Unless I am getting my calculation wrong, 1/3 stop loss of light is 12.25%, not 30%.
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Old 20th July 2012, 10:55   #10137
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But I was quite amused to see a youtube video where an owner replaces a SLT mirror and some people even adjusting focus calibration. Try this with a DSLR mirror. It would be a mess and a trip to the next ASC would be mandatory.
Just need to be a little careful/gradual in the adjustment process and remember the old settings , I have calibrated my earlier SLRs for proper focus with my set of lenses at home, first time was the risk but now it is a simple process.

Excellent post Clever, thanks and the camera documenting its own surgery part was sure interesting!

Last edited by aburagohain : 20th July 2012 at 10:56.
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Old 20th July 2012, 10:56   #10138
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Unless I am getting my calculation wrong, 1/3 stop loss of light is 12.25%, not 30%.
Was not sure myself - hence the '?' affixed. Assuming full transmission is 1 and 1/3rd of a stop is 1/3rd of the way to 0.5 (half the amount of light @ the next notional stop going down) would that be about 16.66% loss?
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Old 20th July 2012, 12:39   #10139
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Default Re: The DSLR Thread

Folks,

Need your opinion. I'm planning to buy a Canon EF 40mm f/2.8 STM Lens to go with my Canon 60d. This is primarily for my indoor usage to take candid shots/videos of my 7months old daughter in low light.

Will it serve the purpose. Does it have the manual override feature in auto focus. Let me know if there are any other limitations that I should be aware of this lens.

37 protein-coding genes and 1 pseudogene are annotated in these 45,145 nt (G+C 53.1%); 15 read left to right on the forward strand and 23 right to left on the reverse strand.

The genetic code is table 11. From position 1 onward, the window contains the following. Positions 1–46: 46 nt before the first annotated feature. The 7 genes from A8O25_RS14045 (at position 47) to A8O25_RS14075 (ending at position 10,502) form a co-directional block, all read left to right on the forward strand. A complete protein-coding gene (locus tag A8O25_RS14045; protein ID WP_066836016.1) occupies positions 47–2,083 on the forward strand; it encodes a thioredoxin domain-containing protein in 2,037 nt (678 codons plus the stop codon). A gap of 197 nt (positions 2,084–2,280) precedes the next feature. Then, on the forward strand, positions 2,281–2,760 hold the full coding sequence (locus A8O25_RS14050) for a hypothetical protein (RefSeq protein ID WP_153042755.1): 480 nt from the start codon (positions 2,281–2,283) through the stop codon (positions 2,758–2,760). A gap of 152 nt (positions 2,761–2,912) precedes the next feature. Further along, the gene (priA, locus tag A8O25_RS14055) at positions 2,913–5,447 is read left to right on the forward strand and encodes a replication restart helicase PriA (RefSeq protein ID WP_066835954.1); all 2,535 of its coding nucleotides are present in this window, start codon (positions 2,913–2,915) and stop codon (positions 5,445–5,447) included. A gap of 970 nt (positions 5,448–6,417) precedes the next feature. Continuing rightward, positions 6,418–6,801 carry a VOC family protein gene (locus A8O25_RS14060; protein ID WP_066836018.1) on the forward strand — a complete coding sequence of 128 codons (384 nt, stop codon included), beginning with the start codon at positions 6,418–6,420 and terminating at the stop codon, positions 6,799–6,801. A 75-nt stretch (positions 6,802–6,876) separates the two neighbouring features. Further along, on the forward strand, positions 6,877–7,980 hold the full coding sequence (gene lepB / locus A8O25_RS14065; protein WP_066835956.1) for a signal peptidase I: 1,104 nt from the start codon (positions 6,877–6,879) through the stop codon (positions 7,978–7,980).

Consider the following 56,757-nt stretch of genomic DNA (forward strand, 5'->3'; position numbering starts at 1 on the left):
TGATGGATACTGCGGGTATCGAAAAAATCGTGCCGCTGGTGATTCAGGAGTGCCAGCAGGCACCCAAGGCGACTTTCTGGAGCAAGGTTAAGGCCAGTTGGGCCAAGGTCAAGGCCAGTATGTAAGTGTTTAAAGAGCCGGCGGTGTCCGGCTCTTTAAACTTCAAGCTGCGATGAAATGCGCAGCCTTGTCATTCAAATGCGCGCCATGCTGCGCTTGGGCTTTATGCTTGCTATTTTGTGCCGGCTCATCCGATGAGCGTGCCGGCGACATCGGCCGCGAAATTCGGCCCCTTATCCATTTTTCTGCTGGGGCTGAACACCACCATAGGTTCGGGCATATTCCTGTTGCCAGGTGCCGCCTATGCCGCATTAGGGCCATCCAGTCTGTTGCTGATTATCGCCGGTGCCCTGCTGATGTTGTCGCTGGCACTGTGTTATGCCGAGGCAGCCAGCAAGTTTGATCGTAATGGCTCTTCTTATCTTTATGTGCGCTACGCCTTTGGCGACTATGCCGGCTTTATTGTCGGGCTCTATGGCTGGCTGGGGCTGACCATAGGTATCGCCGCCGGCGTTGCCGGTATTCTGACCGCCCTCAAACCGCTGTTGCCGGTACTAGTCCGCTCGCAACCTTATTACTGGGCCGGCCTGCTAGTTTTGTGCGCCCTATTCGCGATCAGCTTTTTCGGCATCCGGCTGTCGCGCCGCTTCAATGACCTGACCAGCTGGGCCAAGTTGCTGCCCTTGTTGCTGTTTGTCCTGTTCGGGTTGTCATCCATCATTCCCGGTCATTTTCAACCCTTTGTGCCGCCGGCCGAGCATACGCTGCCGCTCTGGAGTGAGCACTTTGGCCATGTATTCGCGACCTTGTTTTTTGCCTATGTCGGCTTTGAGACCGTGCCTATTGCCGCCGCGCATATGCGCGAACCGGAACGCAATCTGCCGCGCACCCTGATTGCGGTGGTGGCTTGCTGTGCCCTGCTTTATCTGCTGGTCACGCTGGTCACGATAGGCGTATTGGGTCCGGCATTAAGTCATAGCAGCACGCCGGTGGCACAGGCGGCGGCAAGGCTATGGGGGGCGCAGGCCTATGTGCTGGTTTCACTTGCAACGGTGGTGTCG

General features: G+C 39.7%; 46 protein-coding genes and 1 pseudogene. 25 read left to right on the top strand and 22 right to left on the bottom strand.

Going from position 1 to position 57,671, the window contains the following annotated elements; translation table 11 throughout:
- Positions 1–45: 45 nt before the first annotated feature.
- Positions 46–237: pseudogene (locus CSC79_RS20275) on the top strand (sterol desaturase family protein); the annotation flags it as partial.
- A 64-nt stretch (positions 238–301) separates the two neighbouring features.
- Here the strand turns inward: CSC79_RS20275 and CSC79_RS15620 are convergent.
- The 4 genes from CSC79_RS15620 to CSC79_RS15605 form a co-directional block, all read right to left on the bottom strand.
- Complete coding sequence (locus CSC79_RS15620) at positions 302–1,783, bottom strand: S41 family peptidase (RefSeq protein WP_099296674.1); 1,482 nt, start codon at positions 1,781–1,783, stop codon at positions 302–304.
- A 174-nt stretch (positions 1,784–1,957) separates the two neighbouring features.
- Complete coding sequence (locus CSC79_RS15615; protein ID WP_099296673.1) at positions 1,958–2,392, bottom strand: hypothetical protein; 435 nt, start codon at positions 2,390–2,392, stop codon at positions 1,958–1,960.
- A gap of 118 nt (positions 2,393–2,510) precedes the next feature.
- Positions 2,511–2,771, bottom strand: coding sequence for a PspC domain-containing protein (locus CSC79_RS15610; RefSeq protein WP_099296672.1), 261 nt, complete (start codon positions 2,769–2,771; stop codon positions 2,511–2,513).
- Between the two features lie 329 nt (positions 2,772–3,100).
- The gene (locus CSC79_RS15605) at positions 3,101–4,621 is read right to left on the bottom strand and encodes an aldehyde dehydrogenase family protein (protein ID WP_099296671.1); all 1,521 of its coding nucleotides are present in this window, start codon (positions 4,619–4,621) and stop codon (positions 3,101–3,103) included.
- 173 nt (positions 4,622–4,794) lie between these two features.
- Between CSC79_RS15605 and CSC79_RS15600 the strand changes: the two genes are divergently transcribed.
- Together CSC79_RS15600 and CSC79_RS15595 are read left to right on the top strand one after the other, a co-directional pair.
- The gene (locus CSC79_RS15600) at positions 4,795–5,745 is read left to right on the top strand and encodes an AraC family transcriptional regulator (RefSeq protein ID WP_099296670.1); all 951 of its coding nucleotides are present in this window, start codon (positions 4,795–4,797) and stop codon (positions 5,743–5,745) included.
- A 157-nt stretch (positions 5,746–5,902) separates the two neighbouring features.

I see that Flipkart is out of stock for this lens. Any other reputed sellers in Bangalore?



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Old 20th July 2012, 12:57   #10140
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This is quite a revelation and an interesting post CM - thanks!
I read somewhere that the SLT mirror has a loss of upto 1/3rd (~30%?) of a stop in light transmission and it does seem like that.
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Unless I am getting my calculation wrong, 1/3 stop loss of light is 12.25%, not 30%.
The T-mirror approximately reduces 1/3rd of a stop. Doubling the intensity of the light in the scene requires moving to the next f-stop and reduction in light intensity by half requires to move to the previous f-stop. The light intensity and the f-stop doesn't have a linear relation but the squares of f-stops and light intensity have a linear relation.

My mind tells that the reduction in light is (Half * (1/3)) = 16% loss? But since the curve is not linear, I am not sure whether this calculation will hold true. It may be less than 16% if it is not linear.

Last edited by clevermax : 20th July 2012 at 13:07.